Armillary sphere

Made:
1601-1700 in Newcastle upon Tyne and Europe
maker:
Unattributed

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Science Museum Group Collection
© The Board of Trustees of the Science Museum

Science Museum Group Collection
© The Board of Trustees of the Science Museum

Science Museum Group Collection
© The Board of Trustees of the Science Museum

Science Museum Group Collection
© The Board of Trustees of the Science Museum

Science Museum Group Collection
© The Board of Trustees of the Science Museum

Small decorative brass armillary Sphere, supported on shoulders of a bronze figure of Atlas mounted on a ebonized wooden plinth. The horizon ring and supporting stand is a later 19th century addition, probably French, while the rest appears to be part of an original 17th century armillary sphere.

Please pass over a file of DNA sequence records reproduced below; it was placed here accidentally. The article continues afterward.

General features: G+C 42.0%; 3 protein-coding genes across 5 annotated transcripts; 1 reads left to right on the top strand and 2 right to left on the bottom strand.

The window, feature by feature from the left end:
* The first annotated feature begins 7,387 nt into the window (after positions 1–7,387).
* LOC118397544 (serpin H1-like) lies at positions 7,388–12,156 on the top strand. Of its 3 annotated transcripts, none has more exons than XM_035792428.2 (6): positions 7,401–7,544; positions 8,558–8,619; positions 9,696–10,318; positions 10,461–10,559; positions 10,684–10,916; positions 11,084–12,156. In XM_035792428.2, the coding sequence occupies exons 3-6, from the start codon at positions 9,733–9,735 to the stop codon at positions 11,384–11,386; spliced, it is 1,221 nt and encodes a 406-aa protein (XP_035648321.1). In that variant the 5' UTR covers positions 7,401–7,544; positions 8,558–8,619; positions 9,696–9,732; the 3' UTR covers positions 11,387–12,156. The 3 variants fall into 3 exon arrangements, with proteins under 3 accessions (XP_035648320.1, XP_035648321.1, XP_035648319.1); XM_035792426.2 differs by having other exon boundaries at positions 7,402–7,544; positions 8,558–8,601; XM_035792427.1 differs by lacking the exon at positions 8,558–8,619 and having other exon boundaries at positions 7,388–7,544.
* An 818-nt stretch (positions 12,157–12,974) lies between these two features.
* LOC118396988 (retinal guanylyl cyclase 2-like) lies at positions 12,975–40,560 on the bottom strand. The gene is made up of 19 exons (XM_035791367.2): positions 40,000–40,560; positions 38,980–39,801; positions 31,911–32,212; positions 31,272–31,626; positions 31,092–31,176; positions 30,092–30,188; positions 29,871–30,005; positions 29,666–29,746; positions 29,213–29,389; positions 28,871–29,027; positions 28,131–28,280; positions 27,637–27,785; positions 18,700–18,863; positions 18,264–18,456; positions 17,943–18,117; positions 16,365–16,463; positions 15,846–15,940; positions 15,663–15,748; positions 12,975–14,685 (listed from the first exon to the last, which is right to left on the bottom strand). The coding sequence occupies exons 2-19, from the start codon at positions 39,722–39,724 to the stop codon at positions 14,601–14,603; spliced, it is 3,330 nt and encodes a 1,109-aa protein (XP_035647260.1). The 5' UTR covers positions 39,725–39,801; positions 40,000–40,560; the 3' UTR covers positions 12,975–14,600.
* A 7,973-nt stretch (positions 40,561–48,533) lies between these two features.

This European brass armillary sphere was made in the seventeenth century, but has been mounted on a later nineteenth century base with horizon ring. The decorative stand, probably French, consists of a figure of the ancient Greek figure of Atlas. The armillary sphere is a demonstration device to explain the movements of the Sun, Moon, stars and planets across the sky. Its interlocking rings can be used to teach astronomical principles in same manner as a celestial globe or act as a model the universe. Based on the premise of an Earth centred universe, the armillary sphere was modified in the seventeenth century to teach the theory that the Earth orbits the Sun.

Details

Category:
Astronomy
Object Number:
1952-229
Materials:
brass, bronze and wood
type:
armillary sphere
taxonomy:
  • visual and verbal communication
  • globe - cartographic sphere
  • celestial globe
  • disciplines
  • disciplines
  • science
  • natural sciences
  • physical sciences
credit:
Backer, H.E.